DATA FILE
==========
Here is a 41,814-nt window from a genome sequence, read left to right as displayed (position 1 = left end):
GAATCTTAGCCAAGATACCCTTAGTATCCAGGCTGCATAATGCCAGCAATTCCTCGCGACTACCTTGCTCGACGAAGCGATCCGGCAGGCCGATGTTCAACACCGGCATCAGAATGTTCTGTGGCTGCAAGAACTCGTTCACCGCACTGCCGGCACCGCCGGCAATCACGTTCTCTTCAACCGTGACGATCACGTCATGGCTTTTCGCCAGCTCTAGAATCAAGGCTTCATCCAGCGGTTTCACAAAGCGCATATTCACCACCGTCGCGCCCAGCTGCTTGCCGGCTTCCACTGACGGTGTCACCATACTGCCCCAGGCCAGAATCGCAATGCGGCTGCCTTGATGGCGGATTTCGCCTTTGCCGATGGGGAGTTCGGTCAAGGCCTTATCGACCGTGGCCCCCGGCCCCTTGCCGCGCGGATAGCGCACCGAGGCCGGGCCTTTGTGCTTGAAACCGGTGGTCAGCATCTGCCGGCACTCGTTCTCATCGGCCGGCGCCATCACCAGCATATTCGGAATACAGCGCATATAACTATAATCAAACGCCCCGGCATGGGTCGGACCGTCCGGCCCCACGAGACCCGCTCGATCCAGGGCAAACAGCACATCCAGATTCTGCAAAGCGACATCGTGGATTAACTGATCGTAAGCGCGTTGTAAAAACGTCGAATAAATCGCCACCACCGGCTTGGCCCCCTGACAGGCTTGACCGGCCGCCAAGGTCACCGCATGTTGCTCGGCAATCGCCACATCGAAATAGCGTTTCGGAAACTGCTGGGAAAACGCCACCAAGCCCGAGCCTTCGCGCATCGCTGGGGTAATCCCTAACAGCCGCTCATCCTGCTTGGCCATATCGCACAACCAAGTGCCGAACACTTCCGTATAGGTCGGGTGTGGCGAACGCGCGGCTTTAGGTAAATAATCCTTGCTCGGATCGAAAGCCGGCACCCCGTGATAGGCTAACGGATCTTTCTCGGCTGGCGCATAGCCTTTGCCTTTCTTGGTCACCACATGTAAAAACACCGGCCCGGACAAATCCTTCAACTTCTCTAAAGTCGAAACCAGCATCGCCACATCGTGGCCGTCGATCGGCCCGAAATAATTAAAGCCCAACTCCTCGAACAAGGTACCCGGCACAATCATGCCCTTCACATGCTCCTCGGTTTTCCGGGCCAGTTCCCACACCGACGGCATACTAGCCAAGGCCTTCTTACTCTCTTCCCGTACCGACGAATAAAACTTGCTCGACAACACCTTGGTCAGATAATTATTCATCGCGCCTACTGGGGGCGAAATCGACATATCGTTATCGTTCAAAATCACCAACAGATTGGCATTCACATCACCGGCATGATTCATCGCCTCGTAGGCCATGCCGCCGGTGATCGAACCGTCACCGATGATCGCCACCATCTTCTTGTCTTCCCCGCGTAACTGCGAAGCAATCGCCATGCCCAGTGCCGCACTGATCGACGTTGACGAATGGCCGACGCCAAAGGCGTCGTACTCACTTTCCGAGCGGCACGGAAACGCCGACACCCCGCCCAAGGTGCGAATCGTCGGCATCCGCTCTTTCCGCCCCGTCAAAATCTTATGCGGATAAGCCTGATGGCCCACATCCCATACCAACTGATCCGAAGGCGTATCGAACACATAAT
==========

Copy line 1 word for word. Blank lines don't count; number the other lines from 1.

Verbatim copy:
Here is a 41,814-nt window from a genome sequence, read left to right as displayed (position 1 = left end):